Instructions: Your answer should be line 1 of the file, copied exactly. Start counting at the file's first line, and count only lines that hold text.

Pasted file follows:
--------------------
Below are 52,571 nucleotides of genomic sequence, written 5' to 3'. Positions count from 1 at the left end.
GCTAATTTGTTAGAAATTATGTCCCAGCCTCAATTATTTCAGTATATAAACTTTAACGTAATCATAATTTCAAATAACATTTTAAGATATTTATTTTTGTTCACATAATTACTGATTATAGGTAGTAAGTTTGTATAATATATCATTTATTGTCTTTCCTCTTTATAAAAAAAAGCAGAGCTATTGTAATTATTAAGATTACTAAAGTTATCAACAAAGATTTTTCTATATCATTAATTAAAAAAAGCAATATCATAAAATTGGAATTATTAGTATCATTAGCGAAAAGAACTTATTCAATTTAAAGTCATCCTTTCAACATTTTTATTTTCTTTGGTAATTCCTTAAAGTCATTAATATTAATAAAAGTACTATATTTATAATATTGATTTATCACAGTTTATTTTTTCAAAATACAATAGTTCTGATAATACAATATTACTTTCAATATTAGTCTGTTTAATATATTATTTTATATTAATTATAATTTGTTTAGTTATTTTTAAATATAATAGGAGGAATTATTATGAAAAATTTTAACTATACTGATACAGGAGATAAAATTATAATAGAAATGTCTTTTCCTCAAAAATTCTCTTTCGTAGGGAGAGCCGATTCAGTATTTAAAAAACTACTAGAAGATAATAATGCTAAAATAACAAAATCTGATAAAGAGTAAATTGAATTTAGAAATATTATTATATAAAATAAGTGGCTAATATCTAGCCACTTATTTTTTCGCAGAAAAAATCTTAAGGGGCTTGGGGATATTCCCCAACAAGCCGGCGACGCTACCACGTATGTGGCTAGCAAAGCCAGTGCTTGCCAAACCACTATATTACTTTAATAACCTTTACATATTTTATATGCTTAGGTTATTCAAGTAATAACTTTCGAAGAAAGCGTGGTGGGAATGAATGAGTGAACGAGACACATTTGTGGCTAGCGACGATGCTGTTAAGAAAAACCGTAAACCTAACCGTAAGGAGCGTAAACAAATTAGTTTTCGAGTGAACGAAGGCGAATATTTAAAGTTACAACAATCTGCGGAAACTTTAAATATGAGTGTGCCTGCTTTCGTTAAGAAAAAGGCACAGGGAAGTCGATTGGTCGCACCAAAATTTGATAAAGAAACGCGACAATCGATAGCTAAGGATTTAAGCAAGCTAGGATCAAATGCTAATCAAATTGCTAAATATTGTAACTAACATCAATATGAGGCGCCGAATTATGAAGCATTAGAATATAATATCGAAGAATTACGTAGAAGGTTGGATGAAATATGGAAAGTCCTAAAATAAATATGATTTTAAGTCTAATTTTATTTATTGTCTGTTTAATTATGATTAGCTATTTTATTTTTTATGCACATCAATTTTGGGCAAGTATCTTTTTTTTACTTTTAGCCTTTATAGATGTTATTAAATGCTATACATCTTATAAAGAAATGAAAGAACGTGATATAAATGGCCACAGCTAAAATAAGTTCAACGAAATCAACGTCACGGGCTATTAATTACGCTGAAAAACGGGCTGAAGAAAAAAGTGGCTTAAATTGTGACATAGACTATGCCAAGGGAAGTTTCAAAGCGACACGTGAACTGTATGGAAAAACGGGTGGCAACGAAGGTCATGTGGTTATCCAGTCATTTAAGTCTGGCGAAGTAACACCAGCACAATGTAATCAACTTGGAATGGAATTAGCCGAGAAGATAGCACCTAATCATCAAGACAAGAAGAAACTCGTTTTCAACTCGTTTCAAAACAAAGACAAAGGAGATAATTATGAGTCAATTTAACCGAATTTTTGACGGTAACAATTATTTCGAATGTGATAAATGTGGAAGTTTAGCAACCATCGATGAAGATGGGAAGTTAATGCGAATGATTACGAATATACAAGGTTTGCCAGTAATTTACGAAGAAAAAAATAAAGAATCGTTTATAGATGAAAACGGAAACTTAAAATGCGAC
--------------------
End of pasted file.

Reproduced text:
Below are 52,571 nucleotides of genomic sequence, written 5' to 3'. Positions count from 1 at the left end.